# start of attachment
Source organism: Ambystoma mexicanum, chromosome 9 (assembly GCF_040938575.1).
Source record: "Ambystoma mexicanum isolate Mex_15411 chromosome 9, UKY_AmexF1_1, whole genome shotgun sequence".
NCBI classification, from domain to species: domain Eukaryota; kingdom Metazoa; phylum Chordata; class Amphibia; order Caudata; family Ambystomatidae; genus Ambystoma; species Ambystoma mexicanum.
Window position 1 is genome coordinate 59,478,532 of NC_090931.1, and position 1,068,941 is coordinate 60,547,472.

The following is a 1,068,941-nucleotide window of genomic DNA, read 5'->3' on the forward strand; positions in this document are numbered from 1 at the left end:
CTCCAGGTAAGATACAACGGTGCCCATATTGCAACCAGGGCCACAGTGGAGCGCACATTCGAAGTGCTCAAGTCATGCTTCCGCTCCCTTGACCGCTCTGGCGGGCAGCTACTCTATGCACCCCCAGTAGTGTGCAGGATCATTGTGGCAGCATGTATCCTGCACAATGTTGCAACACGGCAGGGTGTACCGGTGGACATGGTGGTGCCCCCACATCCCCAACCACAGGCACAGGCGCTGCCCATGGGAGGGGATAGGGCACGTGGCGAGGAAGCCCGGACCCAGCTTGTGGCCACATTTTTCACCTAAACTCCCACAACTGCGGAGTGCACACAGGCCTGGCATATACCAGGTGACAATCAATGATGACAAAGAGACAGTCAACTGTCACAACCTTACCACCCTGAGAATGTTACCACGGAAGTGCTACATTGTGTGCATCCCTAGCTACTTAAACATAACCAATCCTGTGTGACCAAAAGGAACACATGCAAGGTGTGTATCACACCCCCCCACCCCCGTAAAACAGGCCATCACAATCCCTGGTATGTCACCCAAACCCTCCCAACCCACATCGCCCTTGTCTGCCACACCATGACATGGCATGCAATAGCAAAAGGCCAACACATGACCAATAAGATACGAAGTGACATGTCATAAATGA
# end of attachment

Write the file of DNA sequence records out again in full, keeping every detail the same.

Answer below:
Source organism: Ambystoma mexicanum, chromosome 9 (assembly GCF_040938575.1).
Source record: "Ambystoma mexicanum isolate Mex_15411 chromosome 9, UKY_AmexF1_1, whole genome shotgun sequence".
NCBI classification, from domain to species: domain Eukaryota; kingdom Metazoa; phylum Chordata; class Amphibia; order Caudata; family Ambystomatidae; genus Ambystoma; species Ambystoma mexicanum.
Window position 1 is genome coordinate 59,478,532 of NC_090931.1, and position 1,068,941 is coordinate 60,547,472.

The following is a 1,068,941-nucleotide window of genomic DNA, read 5'->3' on the forward strand; positions in this document are numbered from 1 at the left end:
CTCCAGGTAAGATACAACGGTGCCCATATTGCAACCAGGGCCACAGTGGAGCGCACATTCGAAGTGCTCAAGTCATGCTTCCGCTCCCTTGACCGCTCTGGCGGGCAGCTACTCTATGCACCCCCAGTAGTGTGCAGGATCATTGTGGCAGCATGTATCCTGCACAATGTTGCAACACGGCAGGGTGTACCGGTGGACATGGTGGTGCCCCCACATCCCCAACCACAGGCACAGGCGCTGCCCATGGGAGGGGATAGGGCACGTGGCGAGGAAGCCCGGACCCAGCTTGTGGCCACATTTTTCACCTAAACTCCCACAACTGCGGAGTGCACACAGGCCTGGCATATACCAGGTGACAATCAATGATGACAAAGAGACAGTCAACTGTCACAACCTTACCACCCTGAGAATGTTACCACGGAAGTGCTACATTGTGTGCATCCCTAGCTACTTAAACATAACCAATCCTGTGTGACCAAAAGGAACACATGCAAGGTGTGTATCACACCCCCCCACCCCCGTAAAACAGGCCATCACAATCCCTGGTATGTCACCCAAACCCTCCCAACCCACATCGCCCTTGTCTGCCACACCATGACATGGCATGCAATAGCAAAAGGCCAACACATGACCAATAAGATACGAAGTGACATGTCATAAATGA